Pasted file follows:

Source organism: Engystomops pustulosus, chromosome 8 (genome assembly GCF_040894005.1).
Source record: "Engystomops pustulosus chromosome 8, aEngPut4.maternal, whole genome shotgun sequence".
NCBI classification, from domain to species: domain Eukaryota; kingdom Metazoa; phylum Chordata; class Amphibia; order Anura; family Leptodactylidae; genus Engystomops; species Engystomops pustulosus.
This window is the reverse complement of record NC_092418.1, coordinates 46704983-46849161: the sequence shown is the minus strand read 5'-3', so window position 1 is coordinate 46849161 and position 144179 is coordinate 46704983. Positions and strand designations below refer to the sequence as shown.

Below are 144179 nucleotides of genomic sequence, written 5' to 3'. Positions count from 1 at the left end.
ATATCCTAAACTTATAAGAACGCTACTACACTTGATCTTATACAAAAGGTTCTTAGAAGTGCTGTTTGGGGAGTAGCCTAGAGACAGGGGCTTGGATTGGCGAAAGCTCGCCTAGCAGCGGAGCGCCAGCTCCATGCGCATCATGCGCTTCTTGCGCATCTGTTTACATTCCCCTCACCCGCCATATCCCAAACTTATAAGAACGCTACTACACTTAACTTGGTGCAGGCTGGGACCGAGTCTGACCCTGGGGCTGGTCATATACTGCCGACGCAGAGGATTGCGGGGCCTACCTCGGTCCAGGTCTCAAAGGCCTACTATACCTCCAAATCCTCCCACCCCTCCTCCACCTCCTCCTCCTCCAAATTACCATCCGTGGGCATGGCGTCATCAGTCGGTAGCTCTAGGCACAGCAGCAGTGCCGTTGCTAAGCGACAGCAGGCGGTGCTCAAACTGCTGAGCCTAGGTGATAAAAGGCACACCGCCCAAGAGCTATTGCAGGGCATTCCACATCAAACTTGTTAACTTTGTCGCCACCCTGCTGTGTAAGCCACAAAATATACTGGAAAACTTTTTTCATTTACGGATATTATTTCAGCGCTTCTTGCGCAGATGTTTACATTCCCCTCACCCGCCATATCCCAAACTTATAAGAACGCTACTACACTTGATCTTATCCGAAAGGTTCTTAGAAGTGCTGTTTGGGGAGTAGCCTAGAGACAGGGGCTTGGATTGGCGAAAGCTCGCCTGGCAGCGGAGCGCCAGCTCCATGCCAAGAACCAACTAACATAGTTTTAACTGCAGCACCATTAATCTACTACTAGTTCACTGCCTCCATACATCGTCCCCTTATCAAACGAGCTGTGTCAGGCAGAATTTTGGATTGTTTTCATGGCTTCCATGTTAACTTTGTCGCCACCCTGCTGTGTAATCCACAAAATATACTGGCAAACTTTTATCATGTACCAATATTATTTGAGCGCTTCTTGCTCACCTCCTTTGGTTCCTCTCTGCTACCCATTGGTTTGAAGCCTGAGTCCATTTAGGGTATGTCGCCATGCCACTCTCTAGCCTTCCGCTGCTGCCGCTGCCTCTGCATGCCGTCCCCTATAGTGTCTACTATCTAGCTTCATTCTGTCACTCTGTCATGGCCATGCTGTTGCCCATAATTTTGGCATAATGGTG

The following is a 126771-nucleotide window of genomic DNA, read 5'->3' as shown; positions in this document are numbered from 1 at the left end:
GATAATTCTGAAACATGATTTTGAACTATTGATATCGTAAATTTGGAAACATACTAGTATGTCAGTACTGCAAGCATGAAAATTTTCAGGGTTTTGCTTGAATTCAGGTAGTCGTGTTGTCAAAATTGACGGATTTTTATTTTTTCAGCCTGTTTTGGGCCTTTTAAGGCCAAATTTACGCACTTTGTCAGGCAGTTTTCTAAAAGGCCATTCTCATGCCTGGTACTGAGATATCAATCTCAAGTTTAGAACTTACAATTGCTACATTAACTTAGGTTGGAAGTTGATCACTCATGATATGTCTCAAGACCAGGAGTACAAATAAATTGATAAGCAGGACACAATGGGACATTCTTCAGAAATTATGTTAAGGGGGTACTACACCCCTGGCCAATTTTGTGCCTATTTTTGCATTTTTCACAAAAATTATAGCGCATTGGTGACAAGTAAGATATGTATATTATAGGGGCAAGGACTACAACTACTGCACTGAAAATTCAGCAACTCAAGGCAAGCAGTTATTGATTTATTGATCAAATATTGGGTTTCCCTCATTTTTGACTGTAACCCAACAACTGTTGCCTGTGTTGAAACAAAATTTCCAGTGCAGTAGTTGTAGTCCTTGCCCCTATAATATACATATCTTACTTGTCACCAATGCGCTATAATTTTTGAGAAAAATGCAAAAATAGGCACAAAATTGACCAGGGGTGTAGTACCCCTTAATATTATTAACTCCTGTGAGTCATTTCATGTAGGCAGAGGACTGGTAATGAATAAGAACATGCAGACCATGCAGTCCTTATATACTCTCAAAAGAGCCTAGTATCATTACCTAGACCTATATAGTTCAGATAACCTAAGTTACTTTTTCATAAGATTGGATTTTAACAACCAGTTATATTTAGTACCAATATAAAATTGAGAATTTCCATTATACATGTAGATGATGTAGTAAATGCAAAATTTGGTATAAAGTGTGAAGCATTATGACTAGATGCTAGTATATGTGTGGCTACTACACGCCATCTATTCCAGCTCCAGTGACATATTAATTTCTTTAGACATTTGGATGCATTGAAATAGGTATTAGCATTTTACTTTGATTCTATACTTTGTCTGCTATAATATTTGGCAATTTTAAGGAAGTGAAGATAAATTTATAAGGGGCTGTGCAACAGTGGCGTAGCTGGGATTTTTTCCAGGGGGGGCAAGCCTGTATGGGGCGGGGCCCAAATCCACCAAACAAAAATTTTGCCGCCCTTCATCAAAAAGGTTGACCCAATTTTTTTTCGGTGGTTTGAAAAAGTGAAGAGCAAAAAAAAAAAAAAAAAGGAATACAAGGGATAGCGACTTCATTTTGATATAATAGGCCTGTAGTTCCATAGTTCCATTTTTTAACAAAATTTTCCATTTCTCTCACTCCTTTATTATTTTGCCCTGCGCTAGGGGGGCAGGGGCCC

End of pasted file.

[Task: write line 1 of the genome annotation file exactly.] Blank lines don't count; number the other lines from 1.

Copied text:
Source organism: Engystomops pustulosus, chromosome 8 (genome assembly GCF_040894005.1).